If you’d like a bit more help, then perhaps our 21-day transformation is for you?  3 weeks of meal plans, grocery lists, coaching, and daily check-in to provide accountability.  Get in touch if you’d like to know more.

The Real Deal About Artificial Flavours

healthy diet no artificial flavourings

When was the last time you looked at a food label?  You know, those staple items that you pick up every week without thinking about it.  Have you looked at the ingredient list on that box of cereal, packet of biscuits or jar of sauce?

Do you even know what all those ingredients are?

There are a ton of artificial, chemical, “junky” ingredients in foods these days.  If you see an ingredient called “artificial flavour,” or “xxxx flavouring” what exactly is it?

For the most part, it’s a secret! Seriously! Big food companies don’t want their proprietary flavours to be known, so they’re allowed to say “artificial flavour” or “fruit flavouring” or “meat flavouring” and leave the actual details out.

Surely that shouldn’t be right?

Why use “artificial flavours’ in a product?

When you make an apple muffin at home, what gives it the apple flavour?

Apples of course! Like real, whole, chopped, or shredded apples or applesauce.

But let’s say you’re a big food company and you’re making thousands of apple muffins every day. In a factory. On an assembly line.

How would you process the huge amount of apples that are to be chopped, grated or made into applesauce? Would you have a separate “Apple Room” where all the apple processing happens? What if one batch is slightly riper, or tastes slightly different from the rest? Will your customers notice a different taste?

Apples are perishable – they go bad.  So how would you guarantee the apples won’t go bad? (Remember the saying “it only takes one bad apple to ruin the whole bunch?”).

And what if you can have an apple flavour that tastes better than using real apples? Something that makes people want to keep buying your muffins every week.  It is true – some of the artificial flavours are engineered to give an even better taste than the real food.

Companies will often opt for the easier and more profitable option like artificial flavours.

Artificial flavours last longer and will be virtually identical batch after batch.  In our apple muffin example, artificial flavours used to make an apple muffin are ready to go, so you don’t need to peel, cut, or worry about apples going brown, or that they’re not tasting “appley” enough.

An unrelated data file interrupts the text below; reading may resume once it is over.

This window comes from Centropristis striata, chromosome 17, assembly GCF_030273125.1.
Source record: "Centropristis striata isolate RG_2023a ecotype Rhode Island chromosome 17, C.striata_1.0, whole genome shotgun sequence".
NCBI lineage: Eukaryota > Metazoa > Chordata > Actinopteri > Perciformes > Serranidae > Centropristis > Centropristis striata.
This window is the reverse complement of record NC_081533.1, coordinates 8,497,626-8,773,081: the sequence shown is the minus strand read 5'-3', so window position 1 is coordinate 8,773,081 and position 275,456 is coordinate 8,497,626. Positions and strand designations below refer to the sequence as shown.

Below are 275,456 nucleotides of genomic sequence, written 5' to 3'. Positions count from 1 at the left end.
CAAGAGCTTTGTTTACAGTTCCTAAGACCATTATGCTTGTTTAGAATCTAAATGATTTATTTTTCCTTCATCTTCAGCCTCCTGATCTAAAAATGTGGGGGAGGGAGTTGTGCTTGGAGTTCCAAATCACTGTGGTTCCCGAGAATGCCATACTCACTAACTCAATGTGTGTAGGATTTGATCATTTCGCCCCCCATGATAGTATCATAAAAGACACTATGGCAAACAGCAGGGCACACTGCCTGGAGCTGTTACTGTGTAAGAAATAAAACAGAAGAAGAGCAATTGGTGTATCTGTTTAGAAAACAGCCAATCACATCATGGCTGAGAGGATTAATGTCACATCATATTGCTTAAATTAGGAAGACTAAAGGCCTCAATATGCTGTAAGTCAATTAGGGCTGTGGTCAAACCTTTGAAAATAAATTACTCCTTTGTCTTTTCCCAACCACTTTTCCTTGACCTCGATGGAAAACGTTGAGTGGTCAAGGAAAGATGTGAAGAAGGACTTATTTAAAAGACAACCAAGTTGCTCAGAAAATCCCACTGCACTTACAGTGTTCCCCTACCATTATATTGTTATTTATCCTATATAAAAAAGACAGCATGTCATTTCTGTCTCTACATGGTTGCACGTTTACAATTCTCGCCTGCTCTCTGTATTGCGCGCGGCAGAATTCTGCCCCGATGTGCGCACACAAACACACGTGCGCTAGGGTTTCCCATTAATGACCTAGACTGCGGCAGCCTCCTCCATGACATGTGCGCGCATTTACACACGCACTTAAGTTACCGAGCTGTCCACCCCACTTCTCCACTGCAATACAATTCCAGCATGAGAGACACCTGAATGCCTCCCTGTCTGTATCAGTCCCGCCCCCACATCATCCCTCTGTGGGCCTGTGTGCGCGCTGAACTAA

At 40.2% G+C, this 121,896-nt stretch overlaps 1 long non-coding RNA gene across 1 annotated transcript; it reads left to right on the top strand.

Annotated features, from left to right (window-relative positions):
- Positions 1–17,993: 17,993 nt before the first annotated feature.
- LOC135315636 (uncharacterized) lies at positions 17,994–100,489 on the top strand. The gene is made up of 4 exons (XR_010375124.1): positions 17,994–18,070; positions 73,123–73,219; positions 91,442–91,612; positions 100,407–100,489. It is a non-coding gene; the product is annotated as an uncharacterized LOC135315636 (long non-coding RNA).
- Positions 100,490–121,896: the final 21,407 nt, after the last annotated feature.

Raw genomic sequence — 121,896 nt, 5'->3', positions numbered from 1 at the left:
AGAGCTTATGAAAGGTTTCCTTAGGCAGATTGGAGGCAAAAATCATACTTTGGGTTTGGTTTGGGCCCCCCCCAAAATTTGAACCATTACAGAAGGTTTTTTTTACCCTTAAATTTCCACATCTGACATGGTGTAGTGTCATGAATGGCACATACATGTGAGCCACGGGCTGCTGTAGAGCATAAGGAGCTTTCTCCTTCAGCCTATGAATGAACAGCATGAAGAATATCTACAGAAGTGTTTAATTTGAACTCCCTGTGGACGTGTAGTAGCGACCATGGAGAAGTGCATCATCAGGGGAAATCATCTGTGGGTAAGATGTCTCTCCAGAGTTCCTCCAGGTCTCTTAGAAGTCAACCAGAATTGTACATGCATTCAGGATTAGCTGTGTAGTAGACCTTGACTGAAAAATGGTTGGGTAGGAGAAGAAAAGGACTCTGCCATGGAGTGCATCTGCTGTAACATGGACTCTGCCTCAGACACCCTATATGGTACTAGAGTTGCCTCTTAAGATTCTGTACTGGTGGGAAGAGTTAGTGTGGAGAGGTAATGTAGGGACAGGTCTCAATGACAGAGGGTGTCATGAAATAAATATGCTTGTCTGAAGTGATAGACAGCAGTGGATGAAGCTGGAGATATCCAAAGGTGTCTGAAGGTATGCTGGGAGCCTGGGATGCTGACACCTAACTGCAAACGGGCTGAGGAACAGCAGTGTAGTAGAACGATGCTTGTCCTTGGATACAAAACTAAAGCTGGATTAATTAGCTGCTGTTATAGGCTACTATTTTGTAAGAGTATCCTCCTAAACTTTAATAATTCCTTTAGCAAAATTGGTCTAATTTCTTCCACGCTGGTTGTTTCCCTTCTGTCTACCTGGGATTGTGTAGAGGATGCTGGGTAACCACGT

Oh, and it’s way cheaper than using real, whole apples.

Pro Tip: If the package says “flavoured” in the description, then the flavour is artificial. For example, “apple muffin” contains at least some apple. But “apple flavoured muffin” contains artificial flavour and no apple.

Safety of artificial flavours

While there are some flavours banned for use in many countries, other countries allow them.

There is an approved list of flavours that are accepted to be safe and are used by the food industry. They are considered GRAS, or “generally recognized as safe.”

Even if they are 100% safe to ingest, the mere fact that an artificial flavour is in food makes it an artificial food.  It’s not a real, whole food. Having an artificial flavour as an ingredient almost defines that food to be a processed, “food-like product.” Sometimes referred to as “junk.”

Artificial flavours in food indicate that the food, regardless of the marketing on the package, or any health claims, is not a healthy choice and should be avoided or at least restricted to an occasional treat.


Artificial flavours are for the food companies benefit, not yours.  They don’t improve your food but make it more profitable for the manufacturer.  Try to limit the amount of food that you eat that contains flavourings.

Can I Eat More If I Work Out?

exercise and diet for weight loss

Ooh here’s a good one!